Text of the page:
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Journal Article

Imaging the He2 quantum halo state using a free electron laser


Schöllkopf,  Wieland
Molecular Physics, Fritz Haber Institute, Max Planck Society;

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Zeller, S., Kunitski, M., Voigtsberger, J., Kalinin, A., Schottelius, A., Schober, C., et al. (2016). Imaging the He2 quantum halo state using a free electron laser. Proceedings of the National Academy of Sciences of the USA, 113(51), 14651-14655. doi:10.1073/pnas.1610688113.

Cite as: http://hdl.handle.net/11858/00-001M-0000-002C-4413-B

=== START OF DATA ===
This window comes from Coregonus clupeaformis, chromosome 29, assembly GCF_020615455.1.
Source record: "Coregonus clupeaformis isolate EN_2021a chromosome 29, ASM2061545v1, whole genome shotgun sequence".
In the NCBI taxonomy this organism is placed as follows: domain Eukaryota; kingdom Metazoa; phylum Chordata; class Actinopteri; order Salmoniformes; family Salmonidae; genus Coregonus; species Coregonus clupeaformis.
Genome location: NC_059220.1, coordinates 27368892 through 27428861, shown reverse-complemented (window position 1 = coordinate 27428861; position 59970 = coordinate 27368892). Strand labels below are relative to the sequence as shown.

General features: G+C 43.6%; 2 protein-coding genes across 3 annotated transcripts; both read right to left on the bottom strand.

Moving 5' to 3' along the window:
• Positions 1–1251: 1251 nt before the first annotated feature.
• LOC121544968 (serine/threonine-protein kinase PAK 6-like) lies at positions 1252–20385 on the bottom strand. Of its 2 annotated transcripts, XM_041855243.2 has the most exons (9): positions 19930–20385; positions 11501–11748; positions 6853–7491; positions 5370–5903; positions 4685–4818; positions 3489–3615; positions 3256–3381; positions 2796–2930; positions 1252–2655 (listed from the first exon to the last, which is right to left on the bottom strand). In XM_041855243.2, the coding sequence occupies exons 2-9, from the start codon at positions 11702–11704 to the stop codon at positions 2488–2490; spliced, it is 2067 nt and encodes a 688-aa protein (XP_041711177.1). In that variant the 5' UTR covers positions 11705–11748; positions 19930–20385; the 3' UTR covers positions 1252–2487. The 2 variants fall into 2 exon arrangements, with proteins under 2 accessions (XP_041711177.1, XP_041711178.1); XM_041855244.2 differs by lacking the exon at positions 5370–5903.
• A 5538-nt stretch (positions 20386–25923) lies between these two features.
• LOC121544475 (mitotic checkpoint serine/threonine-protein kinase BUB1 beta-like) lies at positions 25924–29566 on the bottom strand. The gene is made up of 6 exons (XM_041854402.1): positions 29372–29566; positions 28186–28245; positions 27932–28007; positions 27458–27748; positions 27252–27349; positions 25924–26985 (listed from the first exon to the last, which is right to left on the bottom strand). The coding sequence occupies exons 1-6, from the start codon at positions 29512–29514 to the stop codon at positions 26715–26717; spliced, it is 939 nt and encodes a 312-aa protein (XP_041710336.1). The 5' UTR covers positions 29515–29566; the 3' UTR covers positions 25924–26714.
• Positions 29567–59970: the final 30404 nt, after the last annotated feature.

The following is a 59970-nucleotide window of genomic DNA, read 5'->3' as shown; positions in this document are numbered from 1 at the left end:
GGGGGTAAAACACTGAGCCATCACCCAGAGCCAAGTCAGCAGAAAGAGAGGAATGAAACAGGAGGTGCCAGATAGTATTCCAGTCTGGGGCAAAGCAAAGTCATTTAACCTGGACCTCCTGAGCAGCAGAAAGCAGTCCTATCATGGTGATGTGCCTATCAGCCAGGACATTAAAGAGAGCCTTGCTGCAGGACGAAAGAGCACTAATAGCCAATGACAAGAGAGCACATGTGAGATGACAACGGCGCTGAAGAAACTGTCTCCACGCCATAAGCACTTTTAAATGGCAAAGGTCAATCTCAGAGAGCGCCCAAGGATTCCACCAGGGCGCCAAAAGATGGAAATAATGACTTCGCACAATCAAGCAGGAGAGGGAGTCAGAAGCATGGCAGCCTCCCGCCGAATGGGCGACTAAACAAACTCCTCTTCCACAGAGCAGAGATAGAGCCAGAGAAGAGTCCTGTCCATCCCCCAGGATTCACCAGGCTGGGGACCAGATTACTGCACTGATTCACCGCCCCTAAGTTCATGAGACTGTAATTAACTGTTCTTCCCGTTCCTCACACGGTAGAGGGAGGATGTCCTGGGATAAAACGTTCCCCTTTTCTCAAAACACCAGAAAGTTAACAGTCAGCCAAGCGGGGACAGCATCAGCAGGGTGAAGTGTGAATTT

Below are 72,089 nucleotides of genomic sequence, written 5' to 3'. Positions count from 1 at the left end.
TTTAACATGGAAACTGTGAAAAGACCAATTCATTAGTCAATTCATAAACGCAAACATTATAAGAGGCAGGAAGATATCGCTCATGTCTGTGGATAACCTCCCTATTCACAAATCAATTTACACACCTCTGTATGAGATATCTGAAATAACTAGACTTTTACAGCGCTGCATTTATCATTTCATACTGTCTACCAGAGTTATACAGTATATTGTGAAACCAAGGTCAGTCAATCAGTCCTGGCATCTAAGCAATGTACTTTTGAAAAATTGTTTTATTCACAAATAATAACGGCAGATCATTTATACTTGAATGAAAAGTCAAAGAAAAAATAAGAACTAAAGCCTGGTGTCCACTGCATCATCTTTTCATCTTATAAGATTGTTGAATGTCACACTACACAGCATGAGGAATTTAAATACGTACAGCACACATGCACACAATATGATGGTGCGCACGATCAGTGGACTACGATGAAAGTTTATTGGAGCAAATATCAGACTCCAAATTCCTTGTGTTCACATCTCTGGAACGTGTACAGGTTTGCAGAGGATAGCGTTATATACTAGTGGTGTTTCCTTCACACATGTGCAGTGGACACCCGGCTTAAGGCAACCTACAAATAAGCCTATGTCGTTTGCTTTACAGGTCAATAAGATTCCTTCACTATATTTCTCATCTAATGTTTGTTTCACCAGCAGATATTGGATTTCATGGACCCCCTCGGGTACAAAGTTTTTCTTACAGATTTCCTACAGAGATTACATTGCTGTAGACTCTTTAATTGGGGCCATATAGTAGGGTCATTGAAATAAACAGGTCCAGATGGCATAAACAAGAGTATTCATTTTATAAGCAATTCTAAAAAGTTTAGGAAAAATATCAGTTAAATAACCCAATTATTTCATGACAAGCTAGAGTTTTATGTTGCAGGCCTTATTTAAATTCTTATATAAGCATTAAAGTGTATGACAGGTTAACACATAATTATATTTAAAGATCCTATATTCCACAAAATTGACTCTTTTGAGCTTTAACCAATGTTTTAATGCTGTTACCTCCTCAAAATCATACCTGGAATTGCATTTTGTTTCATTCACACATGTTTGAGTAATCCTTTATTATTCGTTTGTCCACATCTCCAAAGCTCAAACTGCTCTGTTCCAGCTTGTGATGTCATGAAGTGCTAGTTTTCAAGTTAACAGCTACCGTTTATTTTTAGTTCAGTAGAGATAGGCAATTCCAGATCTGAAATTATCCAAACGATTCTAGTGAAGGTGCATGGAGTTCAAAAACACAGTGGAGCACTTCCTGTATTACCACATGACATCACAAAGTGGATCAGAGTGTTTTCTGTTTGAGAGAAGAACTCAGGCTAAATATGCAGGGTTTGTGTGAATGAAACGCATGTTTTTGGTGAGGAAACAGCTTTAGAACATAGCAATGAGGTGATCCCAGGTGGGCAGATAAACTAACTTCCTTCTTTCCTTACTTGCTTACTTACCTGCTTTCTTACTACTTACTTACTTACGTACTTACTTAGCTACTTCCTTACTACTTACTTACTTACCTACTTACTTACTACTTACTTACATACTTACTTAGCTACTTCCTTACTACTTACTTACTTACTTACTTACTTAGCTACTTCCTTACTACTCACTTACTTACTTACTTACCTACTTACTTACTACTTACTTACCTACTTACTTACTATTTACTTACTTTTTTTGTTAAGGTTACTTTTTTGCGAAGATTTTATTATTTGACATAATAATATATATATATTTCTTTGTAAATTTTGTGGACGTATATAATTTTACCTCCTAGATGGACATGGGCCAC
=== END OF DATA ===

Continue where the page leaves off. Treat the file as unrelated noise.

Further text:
Quantum tunneling is a ubiquitous phenomenon in nature and crucial for many technological applications. It allows quantum particles to reach regions in space which are energetically not accessible according to classical mechanics. In this “tunneling region,” the particle density is known to decay exponentially. This behavior is universal across all energy scales from nuclear physics to chemistry and solid state systems. Although typically only a small fraction of a particle wavefunction extends into the tunneling region, we present here an extreme quantum system: a gigantic molecule consisting of two helium atoms, with an 80% probability that its two nuclei will be found in this classical forbidden region. This circumstance allows us to directly image the exponentially decaying density of a tunneling particle, which we achieved for over two orders of magnitude. Imaging a tunneling particle shows one of the few features of our world that is truly universal: the probability to find one of the constituents of bound matter far away is never zero but decreases exponentially. The results were obtained by Coulomb explosion imaging using a free electron laser and furthermore yielded He2’s binding energy of 151.9±13.3 neV, which is in agreement with most recent calculations.